Marriott Theatre makes a splash with ‘Singin’ in the Rain’
It is a fact, universally acknowledged, that the 1952 MGM film “Singin’ in the Rain” might be the most glorious movie musical ever made.
And now that it can easily be screened and re-screened in the comfort of your living room, you might wonder what possible reason there could be for seeing its live incarnation, particularly since the cost and peril involved in creating a downpour in a theater might easily be one challenge too far for most producers.
Yet a stage version came to Broadway for the first time in 1985 and has been performed in many theaters in the years since then. And while the Broadway revival originally planned for this fall by producer Harvey Weinstein has been postponed, the Marriott Theatre in Lincolnshire is demonstrating the many charms of seeing the story splash its way onto a stage.
Chief among them is the chance to experience some sensational dancing, performed by dancers who do not have the luxury of a retake and hardly even take an extra breath when it’s time to stop tapping and start singing.
On top of everything else, be assured that you will still see the story’s three show-business friends dance over the back of a couch. You will watch as the full cast gathers for a knockout version of “Broadway Melody” (a perfect theatrical rebuke to the Hollywood theme of the show).
And, yes, there is a heavy rainstorm and a fleet song-and-dance man to splash winningly through the title song — that great ode to joy penned by Nacio Herb Brown and Arthur Freed.
The Marriott in-the-round edition is a charmer. Director William Brown has taken the Betty Comden-and-Adolph Green screenplay and smartly underplayed some of its frequently belabored examples of how the advent of “talking pictures” left some vocally untrained silent film stars in the dust.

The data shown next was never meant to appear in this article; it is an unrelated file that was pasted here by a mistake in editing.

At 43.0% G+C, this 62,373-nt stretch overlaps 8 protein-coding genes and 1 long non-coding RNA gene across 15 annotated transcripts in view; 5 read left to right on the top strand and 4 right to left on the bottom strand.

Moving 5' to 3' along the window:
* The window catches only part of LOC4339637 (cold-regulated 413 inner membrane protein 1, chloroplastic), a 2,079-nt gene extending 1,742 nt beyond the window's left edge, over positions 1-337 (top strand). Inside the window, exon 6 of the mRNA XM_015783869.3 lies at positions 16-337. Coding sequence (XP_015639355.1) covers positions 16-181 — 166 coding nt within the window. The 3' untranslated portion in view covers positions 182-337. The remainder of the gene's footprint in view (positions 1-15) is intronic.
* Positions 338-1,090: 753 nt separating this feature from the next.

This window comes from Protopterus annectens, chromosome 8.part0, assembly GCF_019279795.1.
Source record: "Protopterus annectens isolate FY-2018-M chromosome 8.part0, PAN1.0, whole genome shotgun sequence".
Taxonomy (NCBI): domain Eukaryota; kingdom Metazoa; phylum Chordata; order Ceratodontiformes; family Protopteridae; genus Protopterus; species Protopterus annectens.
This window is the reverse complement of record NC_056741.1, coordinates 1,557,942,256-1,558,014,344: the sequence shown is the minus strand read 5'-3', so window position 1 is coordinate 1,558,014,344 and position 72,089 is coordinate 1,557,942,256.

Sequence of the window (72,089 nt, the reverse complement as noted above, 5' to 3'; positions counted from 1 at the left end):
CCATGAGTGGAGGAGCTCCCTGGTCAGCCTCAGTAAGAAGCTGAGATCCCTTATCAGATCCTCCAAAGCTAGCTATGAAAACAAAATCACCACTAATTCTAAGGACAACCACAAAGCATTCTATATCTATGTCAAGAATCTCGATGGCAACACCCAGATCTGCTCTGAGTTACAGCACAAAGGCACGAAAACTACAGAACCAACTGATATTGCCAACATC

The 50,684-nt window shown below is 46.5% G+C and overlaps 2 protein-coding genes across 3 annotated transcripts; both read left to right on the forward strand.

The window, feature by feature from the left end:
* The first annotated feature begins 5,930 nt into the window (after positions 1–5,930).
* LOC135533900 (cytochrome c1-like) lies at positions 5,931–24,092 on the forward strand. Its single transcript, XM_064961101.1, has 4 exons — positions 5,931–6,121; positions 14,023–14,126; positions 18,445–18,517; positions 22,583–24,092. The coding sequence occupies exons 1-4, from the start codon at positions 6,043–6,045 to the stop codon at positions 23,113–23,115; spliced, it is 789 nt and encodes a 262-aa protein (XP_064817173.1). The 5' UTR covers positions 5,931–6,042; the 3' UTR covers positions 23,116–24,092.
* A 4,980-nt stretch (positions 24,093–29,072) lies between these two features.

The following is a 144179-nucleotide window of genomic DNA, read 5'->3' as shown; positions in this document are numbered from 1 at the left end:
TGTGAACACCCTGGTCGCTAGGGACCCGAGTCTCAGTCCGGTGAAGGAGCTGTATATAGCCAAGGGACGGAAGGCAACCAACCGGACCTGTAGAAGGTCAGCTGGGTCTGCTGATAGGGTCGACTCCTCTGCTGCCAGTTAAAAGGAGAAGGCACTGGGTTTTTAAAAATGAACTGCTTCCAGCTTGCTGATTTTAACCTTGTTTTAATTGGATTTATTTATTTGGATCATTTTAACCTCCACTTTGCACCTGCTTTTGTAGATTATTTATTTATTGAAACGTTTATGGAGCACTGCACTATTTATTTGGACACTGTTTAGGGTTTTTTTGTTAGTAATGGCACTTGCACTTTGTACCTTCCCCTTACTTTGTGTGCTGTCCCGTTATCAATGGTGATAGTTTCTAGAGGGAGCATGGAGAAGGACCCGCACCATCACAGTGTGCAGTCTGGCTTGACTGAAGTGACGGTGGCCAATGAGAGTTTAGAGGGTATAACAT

Throughout, choreographer Tammy Mader has made dance (tap, tango, Charleston, romantic ballroom, acrobatic) the production’s unquestionable star attraction. Every big number is a mix of impressive virtuosity and pure pleasure.
“Singin in the Rain” is set in 1920s Hollywood, when silent films suddenly were eclipsed by the advent of synchronized sound. Don Lockwood (Danny Gardner) is the vaudeville song-and-dance man who morphed into a silent film star and has found box-office success in historical romances opposite Lina Lamont (Alexandra Palkovic), a fetching blonde with the voice and diction of a Brooklyn dockworker, with a temper to match.
Though the movie studio promotes the notion that Don and Lina also are a couple off-screen, their relationship is fraught, at best. And when Don “Meets Cute” with the struggling young legit theater actress Kathy Selden (Mary Michael Patterson), sparks fly, even if the road to romance will be rocky.
Adding the poignant undertow here (which might have been played up a bit more), is that Don’s lifelong friend and collaborator, Cosmo Brown (Richard Riaz Yoder), a supremely talented music director and creative force, suppresses his crush on the down-to-earth Kathy even as Don romances her.
When a last-minute effort is needed to turn a dated silent film project into a newfangled “talkie” movie musical, it’s Kathy (as something of a prototype of Marni Nixon) who steps in and saves the day. But she will face the wrath of Lina.
Gardner is no Gene Kelly in the looks department,. But he is a fabulous dancer and an unaffected actor-singer who demonstrates the endurance of an Olympic athlete.
From the moment he teams with Yoder (a wonderfully relaxed performer who also can dance up a storm), you sense there is fun to be had. It all starts with the youthful energy of the two men in “Fit as a Fiddle” before moving on to the incomparable “Moses Supposes” (featuring some of the best lyrics ever). Then, joined by Patterson, there is the high-spirited trio, “Good Mornin.’ ”
Gardner and Patterson also team up sweetly in their romantic scenes.
The fast-paced show opens with a red-carpet walk emceed by a dowager-like gossip columnist (Catherine Smitko) and features the likes of Charlie Chaplin, Duke Ellington and a hilariously frenetic flapper girl (Amanda Tanguay, a great comic dancer). Later, there is a smoldering tango duet for Don and “The Lady in Green,” with dancer Jessica Wolfrum Raun easily raising the temperature.
Ryan T. Nelson’s music direction and the orchestra led by Patti Garwood are, as always, excellent. And Nancy Missimi’s costumes add color and zest. There is no special credit for the waterworks (Thomas M. Ryan designed the set), but suffice to say that everyone ends up singin’ in the rain.